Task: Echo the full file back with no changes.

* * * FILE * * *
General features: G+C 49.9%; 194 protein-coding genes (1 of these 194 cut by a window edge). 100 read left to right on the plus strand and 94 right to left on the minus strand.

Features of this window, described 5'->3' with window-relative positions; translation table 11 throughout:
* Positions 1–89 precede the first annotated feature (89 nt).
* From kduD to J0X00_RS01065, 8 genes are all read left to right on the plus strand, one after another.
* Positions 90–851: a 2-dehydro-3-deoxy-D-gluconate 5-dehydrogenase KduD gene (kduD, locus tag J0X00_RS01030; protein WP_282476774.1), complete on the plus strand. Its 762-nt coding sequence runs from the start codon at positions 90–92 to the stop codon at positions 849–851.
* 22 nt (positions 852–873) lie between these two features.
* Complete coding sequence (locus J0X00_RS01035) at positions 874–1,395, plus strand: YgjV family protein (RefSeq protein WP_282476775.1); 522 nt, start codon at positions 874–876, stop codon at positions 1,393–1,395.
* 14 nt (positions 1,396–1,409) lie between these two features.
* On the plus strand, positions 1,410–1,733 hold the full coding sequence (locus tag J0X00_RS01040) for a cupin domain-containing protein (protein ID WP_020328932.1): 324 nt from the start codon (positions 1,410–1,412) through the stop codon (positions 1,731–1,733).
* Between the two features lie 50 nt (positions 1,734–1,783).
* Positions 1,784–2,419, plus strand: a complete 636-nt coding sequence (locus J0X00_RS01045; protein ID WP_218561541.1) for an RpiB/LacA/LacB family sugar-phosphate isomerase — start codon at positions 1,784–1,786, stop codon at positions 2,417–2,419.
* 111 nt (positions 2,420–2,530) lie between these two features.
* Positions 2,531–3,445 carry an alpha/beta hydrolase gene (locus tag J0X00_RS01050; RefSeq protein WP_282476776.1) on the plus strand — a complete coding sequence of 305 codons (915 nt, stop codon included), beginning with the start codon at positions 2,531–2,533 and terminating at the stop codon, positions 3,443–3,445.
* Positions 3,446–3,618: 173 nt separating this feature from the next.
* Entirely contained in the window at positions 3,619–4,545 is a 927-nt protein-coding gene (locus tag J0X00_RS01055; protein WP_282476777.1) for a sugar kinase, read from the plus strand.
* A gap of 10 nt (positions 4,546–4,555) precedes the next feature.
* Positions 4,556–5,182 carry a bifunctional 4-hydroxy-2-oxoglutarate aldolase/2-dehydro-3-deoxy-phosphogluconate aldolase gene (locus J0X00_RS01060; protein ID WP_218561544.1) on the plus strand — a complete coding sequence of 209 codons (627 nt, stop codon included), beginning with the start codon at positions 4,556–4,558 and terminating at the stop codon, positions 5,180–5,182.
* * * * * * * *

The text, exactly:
General features: G+C 49.9%; 194 protein-coding genes (1 of these 194 cut by a window edge). 100 read left to right on the plus strand and 94 right to left on the minus strand.

Features of this window, described 5'->3' with window-relative positions; translation table 11 throughout:
* Positions 1–89 precede the first annotated feature (89 nt).
* From kduD to J0X00_RS01065, 8 genes are all read left to right on the plus strand, one after another.
* Positions 90–851: a 2-dehydro-3-deoxy-D-gluconate 5-dehydrogenase KduD gene (kduD, locus tag J0X00_RS01030; protein WP_282476774.1), complete on the plus strand. Its 762-nt coding sequence runs from the start codon at positions 90–92 to the stop codon at positions 849–851.
* 22 nt (positions 852–873) lie between these two features.
* Complete coding sequence (locus J0X00_RS01035) at positions 874–1,395, plus strand: YgjV family protein (RefSeq protein WP_282476775.1); 522 nt, start codon at positions 874–876, stop codon at positions 1,393–1,395.
* 14 nt (positions 1,396–1,409) lie between these two features.
* On the plus strand, positions 1,410–1,733 hold the full coding sequence (locus tag J0X00_RS01040) for a cupin domain-containing protein (protein ID WP_020328932.1): 324 nt from the start codon (positions 1,410–1,412) through the stop codon (positions 1,731–1,733).
* Between the two features lie 50 nt (positions 1,734–1,783).
* Positions 1,784–2,419, plus strand: a complete 636-nt coding sequence (locus J0X00_RS01045; protein ID WP_218561541.1) for an RpiB/LacA/LacB family sugar-phosphate isomerase — start codon at positions 1,784–1,786, stop codon at positions 2,417–2,419.
* 111 nt (positions 2,420–2,530) lie between these two features.
* Positions 2,531–3,445 carry an alpha/beta hydrolase gene (locus tag J0X00_RS01050; RefSeq protein WP_282476776.1) on the plus strand — a complete coding sequence of 305 codons (915 nt, stop codon included), beginning with the start codon at positions 2,531–2,533 and terminating at the stop codon, positions 3,443–3,445.
* Positions 3,446–3,618: 173 nt separating this feature from the next.
* Entirely contained in the window at positions 3,619–4,545 is a 927-nt protein-coding gene (locus tag J0X00_RS01055; protein WP_282476777.1) for a sugar kinase, read from the plus strand.
* A gap of 10 nt (positions 4,546–4,555) precedes the next feature.
* Positions 4,556–5,182 carry a bifunctional 4-hydroxy-2-oxoglutarate aldolase/2-dehydro-3-deoxy-phosphogluconate aldolase gene (locus J0X00_RS01060; protein ID WP_218561544.1) on the plus strand — a complete coding sequence of 209 codons (627 nt, stop codon included), beginning with the start codon at positions 4,556–4,558 and terminating at the stop codon, positions 5,180–5,182.